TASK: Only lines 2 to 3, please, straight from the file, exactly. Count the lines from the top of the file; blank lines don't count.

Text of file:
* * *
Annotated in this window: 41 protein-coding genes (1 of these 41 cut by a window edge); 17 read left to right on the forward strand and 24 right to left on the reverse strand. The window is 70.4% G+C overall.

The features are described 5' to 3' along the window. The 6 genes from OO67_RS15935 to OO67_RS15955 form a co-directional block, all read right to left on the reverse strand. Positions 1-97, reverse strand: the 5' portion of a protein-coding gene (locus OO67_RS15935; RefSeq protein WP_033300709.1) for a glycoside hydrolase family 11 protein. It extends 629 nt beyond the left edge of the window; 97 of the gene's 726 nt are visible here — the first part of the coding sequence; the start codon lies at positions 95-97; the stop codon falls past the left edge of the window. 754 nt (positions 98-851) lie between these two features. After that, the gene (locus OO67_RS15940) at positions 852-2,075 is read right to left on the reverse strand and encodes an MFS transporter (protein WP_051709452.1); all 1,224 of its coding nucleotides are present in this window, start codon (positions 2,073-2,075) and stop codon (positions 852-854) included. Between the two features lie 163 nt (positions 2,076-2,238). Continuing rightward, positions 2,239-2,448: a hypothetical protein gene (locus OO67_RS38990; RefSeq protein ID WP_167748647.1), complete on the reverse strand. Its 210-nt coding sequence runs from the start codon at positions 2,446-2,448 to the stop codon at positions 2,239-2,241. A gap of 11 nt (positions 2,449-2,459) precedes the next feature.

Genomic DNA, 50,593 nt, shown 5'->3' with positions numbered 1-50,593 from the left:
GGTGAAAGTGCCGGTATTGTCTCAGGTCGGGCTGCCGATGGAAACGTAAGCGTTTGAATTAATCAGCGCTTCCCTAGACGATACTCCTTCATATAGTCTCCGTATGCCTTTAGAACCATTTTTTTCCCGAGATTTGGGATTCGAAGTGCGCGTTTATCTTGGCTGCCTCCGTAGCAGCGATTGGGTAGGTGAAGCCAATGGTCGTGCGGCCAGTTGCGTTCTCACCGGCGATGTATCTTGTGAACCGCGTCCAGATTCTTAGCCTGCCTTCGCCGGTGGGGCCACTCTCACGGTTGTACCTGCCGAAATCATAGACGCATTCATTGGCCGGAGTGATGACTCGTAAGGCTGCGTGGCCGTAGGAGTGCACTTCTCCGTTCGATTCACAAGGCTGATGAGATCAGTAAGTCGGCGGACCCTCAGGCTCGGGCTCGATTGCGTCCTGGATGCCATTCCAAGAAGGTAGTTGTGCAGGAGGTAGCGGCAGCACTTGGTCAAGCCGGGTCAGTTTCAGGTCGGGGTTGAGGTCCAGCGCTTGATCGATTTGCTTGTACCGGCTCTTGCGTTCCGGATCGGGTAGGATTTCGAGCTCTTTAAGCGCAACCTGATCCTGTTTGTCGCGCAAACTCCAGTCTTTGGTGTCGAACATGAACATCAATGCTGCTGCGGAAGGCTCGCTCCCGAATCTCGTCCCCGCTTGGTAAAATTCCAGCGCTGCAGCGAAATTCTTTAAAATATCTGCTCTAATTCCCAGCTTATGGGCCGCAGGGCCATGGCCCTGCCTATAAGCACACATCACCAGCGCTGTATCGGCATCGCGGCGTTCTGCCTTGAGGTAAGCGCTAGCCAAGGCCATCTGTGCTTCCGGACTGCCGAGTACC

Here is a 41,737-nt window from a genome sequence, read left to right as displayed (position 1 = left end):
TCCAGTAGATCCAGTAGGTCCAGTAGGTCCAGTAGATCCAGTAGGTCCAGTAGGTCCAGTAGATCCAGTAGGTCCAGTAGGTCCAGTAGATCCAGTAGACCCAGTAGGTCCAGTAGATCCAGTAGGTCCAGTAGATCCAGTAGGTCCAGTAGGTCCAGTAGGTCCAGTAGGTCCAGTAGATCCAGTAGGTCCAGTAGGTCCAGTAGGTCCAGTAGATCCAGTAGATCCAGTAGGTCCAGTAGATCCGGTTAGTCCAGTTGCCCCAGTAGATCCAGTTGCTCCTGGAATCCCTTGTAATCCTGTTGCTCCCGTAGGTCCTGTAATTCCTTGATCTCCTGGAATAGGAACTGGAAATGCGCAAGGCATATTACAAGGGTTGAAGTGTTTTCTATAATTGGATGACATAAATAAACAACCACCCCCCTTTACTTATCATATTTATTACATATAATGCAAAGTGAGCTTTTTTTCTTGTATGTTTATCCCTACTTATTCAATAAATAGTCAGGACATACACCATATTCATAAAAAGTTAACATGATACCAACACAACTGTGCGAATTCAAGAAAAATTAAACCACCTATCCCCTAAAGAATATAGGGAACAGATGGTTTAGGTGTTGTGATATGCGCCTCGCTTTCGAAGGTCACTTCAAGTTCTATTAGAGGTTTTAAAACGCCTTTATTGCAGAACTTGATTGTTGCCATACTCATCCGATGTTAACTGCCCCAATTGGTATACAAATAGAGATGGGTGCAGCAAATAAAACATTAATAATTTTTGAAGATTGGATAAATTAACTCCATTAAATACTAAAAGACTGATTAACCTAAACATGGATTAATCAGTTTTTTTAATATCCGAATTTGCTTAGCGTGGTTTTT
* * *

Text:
The features are described 5' to 3' along the window. The 6 genes from OO67_RS15935 to OO67_RS15955 form a co-directional block, all read right to left on the reverse strand. Positions 1-97, reverse strand: the 5' portion of a protein-coding gene (locus OO67_RS15935; RefSeq protein WP_033300709.1) for a glycoside hydrolase family 11 protein. It extends 629 nt beyond the left edge of the window; 97 of the gene's 726 nt are visible here — the first part of the coding sequence; the start codon lies at positions 95-97; the stop codon falls past the left edge of the window. 754 nt (positions 98-851) lie between these two features. After that, the gene (locus OO67_RS15940) at positions 852-2,075 is read right to left on the reverse strand and encodes an MFS transporter (protein WP_051709452.1); all 1,224 of its coding nucleotides are present in this window, start codon (positions 2,073-2,075) and stop codon (positions 852-854) included. Between the two features lie 163 nt (positions 2,076-2,238). Continuing rightward, positions 2,239-2,448: a hypothetical protein gene (locus OO67_RS38990; RefSeq protein ID WP_167748647.1), complete on the reverse strand. Its 210-nt coding sequence runs from the start codon at positions 2,446-2,448 to the stop codon at positions 2,239-2,241. A gap of 11 nt (positions 2,449-2,459) precedes the next feature.

Genomic DNA, 50,593 nt, shown 5'->3' with positions numbered 1-50,593 from the left: